Did Jesus Celebrate Christmas?

If you live in a country that celebrates Christmas, with all the busy preparations for this joyous occasion, it may be hard to imagine winter without this festive season.  In fact for most of us, it probably seems as though Christmas has always been there.  The truth is, setting apart the 25th December to celebrate Jesus’ birth began many years after the actual event.

If one of the 12 disciples happened to time-travel into our living room this Christmas, he would have no idea what was going on. All our traditional activities and foods would be a complete mystery to him.  As a God-fearing Jew however, he would have been busy celebrating quite a different winter festival!  The New Testament gives us a clue as to what this would have been:

In the Gospel of John 10:22 is a simple sentence introducing the paragraph, but one that also sheds some light on what was going on in Jerusalem at this time of year.

Then came the Feast of Dedication at Jerusalem. It was winter,
and Jesus was in the temple area walking in Solomon's Colonnade.”

It was winter and Jerusalem was celebrating the Feast of Dedication. It might ring some bells if you were to know that the Hebrew word for dedication is ‘Hanukah’. Jesus was in the temple during the time of Hanukah, taking the opportunity to teach the people who gathered around him.

In Jesus’ time, Hanukah, or the Feast of Dedication was a fairly modern celebration.

It is not a biblical holiday but came about as a result of events during the time in history between the Old and New Testaments. In 168 B.C. the Temple in Jerusalem was seized by Syrian-Greek soldiers and used for the worship of their god Zeus. The following year, Emperor Antiochus ("Epiphanes") forbade the Jewish people to worship the God of the Bible and instead, ordered them to worship the Greek gods.  


A 3 year revolt ensued led by Mattityahu (Mattathias), a Jewish Priest and his 5 sons. Mattityahu died in 166 BC and his son Judah took his place as leader of the revolt. Judah was nicknamed Yehuda HaMakabi (Judah the Hammer) and his followers were known as the Maccabees. By 165 BC the Maccabees were victorious and the Holy Temple was liberated, cleansed from spiritual defilement and rededicated.

According to the ancient Jewish historian Flavius Josephus, Judah the Macabee instituted an annual 8 day festival after rededicating the Temple called the ‘Festival of Lights’.

“Now Judah celebrated the festival of the restoration of the sacrifices of the temple for eight days, and omitted no sort of pleasures thereon; but he feasted them upon very rich and splendid sacrifices; and he honored God, and delighted them by hymns and psalms. Nay, they were so very glad at the revival of their customs, when, after a long time of intermission, they unexpectedly had regained the freedom of their worship, that they made it a law for their posterity, that they should keep a festival, on account of the restoration of their temple worship, for eight days. And from that time to this we celebrate this festival, and call it Lights. I suppose the reason was, because this liberty beyond our hopes appeared to us; and that thence was the name given to that festival. Judah also rebuilt the walls round about the city, and reared towers of great height against the incursions of enemies, and set guards therein. He also fortified the city Bethsura, that it might serve as a citadel against any distresses that might come from our enemies."  Jewish Antiquities xii. 7, § 7, #323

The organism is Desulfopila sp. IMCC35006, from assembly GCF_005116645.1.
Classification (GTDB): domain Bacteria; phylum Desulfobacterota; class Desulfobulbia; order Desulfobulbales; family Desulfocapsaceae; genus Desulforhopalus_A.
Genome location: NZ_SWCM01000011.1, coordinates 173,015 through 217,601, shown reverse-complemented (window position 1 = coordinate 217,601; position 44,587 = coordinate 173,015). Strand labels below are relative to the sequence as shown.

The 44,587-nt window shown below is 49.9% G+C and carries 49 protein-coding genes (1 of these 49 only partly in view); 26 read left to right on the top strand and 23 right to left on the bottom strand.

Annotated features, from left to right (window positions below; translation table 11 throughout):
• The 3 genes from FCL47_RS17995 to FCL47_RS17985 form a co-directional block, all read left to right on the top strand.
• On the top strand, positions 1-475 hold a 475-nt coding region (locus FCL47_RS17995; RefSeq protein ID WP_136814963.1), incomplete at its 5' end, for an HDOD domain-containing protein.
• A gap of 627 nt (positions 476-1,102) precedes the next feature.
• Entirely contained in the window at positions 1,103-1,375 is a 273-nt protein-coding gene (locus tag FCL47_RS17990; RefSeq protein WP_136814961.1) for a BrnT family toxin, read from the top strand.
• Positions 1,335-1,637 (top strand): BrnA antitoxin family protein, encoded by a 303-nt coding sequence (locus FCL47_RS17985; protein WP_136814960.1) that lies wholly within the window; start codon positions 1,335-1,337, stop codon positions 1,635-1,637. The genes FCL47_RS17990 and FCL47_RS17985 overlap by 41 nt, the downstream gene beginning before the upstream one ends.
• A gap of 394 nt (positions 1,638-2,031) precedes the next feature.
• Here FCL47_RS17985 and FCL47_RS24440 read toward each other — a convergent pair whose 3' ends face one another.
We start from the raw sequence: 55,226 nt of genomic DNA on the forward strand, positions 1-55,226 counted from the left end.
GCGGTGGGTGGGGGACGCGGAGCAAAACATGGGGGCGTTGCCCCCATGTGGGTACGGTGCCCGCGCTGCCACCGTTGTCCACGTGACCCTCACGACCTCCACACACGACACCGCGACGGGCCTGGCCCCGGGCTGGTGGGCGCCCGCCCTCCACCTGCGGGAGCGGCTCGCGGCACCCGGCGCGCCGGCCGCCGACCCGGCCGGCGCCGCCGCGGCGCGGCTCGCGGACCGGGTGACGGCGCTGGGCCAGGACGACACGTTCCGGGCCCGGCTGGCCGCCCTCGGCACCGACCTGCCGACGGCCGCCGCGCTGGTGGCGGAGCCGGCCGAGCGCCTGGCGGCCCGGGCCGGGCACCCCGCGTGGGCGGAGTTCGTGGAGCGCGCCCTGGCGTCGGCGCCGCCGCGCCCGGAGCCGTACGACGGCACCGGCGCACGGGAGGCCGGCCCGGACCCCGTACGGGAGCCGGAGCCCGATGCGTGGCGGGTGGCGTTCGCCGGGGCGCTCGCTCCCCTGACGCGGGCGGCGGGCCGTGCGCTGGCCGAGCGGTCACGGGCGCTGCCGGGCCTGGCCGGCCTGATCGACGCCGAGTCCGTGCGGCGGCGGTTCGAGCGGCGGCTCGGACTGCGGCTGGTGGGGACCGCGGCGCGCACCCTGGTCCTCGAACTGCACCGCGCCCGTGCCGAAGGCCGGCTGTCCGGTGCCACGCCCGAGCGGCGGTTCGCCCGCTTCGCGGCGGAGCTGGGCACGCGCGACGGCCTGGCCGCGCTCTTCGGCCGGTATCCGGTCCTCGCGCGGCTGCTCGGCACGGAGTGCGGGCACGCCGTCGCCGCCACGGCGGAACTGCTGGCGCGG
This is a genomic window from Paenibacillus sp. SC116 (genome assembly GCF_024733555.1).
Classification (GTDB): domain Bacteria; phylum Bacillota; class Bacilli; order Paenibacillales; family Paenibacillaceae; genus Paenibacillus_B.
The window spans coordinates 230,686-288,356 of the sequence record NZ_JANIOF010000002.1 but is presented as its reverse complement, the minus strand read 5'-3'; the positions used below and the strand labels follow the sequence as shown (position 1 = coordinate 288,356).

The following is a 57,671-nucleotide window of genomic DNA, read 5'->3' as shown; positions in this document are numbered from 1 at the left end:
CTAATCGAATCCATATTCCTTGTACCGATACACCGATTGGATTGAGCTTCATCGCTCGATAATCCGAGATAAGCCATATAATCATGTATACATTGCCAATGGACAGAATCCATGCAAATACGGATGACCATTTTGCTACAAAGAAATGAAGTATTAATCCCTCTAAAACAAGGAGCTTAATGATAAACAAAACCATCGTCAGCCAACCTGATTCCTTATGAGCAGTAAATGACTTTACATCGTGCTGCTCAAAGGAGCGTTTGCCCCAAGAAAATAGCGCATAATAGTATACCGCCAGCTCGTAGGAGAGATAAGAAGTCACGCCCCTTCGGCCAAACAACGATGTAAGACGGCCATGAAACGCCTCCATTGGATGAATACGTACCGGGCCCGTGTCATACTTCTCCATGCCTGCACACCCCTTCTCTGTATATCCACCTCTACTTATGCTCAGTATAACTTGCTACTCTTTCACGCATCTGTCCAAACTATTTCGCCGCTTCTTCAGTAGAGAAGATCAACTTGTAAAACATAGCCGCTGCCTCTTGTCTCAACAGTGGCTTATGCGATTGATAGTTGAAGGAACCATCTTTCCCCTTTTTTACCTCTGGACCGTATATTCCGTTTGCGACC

The traditional story tells that when they came to light the Temple menorah (lampstand), they could only find enough undefiled oil to burn for one day. But miraculously the menorah stayed alight for 8 days, the time needed to prepare a fresh supply of oil for the Temple lamp.

Today, Hanukah is celebrated for 8 days to commemorate the rededication of the Temple. Each evening at sundown, the Hanukiah (an nine branched menorah) is lit: One candle on the first night, two candles on the second night, three candles on the third night etc. until all 8 candles are lit together on the 8th night. The Shamash or servant candle is also lit each night and used to light the other candles. This servant candle is usually given a special place on the Hanukiah, either higher, lower or to the side of the other candles.  As Christians we see a wonderful parallel of Yeshua (Jesus), the Light of the world who brings His light and life to each of our hearts! This year (2011) Hanukah begins on the 21st December. The Jewish day begins at sundown on the previous day, so the first candle of Hanukah will be lit on the evening of the 20th December.

Finally, all good holiday celebrations are accompanied by special foods and Hanukah is no exception. Food cooked in oil is the order of the day to symbolize the lighting of the Temple menorah. In Israel, bakeries are filled with Sufganiot, jam-filled doughnuts and around the world other fried specialities like Latkes, potato pancakes are lovingly prepared and enjoyed by all!















Hanukah Activities:


How to light the Hanukah Menorah: http://www.youtube.com/watch?v=ZAj3lPdnLbA




For further research on Hanukah check out the extensive article on Wikipedia http://en.wikipedia.org/wiki/Hanukkah